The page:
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Monday, October 6, 2014

Healing the Rift Between the Public and Police

The first step is recognizing a problem, and this police officer, Chris Hernandez, acknowledges that police do. He writes:
And let’s face it, we police are losing more and more public support with every high-profile incident like we just had in Missouri. Parts of the public have never trusted police and never will, but we’re also losing support from traditional allies like the military. When a retired Marine officer says we’re the standing army the founding fathers warned everyone about, we have a serious problem. And it’s a problem we created.
He also acknowledges that much of this is due to the "war" on drugs:
The Drug War, in addition to being unwinnable, has gained us more enemies than anything else over the last half-century. We’ve gained all these enemies because we cops have embraced drug enforcement and all the tactics that go with it. Every time we dig around someone’s groin for drugs, or breach a door for a no-knock warrant against a marijuana grower, or throw a flash-bang into a toddler’s crib during a raid, we turn more and more people against us. The excesses committed in our crusade to eradicate drugs have been so egregious, we’ve actually seen a grand jury in law-and-order Texas refuse to indict a marijuana dealer who killed a cop raiding his house. That grand jury, and much of America, decided drug use may be bad, but kicking in people’s doors to stop drug use is worse.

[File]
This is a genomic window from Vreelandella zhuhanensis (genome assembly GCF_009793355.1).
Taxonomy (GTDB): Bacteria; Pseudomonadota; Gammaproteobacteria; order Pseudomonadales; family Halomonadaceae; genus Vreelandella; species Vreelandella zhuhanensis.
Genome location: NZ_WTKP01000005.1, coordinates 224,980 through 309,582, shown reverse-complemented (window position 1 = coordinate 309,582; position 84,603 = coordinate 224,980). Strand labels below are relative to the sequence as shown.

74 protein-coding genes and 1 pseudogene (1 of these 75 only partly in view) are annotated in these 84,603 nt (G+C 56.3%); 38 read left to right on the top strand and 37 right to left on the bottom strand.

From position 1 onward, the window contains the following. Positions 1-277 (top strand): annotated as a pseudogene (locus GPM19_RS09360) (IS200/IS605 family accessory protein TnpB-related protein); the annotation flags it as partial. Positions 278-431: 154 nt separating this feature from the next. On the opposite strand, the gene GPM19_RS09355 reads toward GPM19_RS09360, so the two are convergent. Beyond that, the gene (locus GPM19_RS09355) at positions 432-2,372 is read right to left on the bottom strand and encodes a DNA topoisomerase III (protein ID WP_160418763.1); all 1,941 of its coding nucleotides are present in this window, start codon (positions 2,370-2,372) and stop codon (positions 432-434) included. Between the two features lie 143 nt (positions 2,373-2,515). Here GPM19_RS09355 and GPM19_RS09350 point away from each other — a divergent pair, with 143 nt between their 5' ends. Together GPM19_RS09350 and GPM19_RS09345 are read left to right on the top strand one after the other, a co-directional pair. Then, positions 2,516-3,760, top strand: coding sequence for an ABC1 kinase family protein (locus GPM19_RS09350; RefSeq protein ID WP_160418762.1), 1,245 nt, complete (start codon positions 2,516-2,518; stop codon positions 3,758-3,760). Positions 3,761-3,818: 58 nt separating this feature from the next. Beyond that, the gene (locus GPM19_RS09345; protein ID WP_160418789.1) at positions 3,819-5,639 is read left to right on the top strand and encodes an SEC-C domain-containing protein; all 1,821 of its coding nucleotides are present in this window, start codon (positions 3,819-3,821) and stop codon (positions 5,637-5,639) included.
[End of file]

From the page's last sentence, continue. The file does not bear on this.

In most cops’ minds, “anyone involved with drugs” equals “bad guy”. I used to feel that way myself. And granted, a lot of drug users and dealers really are bad guys. But when we arrest for simple possession, we’re not discriminating between peaceful users and actual criminal thugs who happen to use or sell drugs. We don’t need to treat the kid smoking a joint in his apartment the same as the Mexican Mafia murderer who makes his living selling tons of weed and killing rival dealers. 
Hernandez makes three basic recommendations: (1) ditch the military gear (clothing and equipment) except for when it is really needed--look like police officers, not soldiers; (2) use lots of video cameras to document citizen-police interactions and incidents; and (3) ditch the drug war, at least to the extent of de-criminalizing marijuana.

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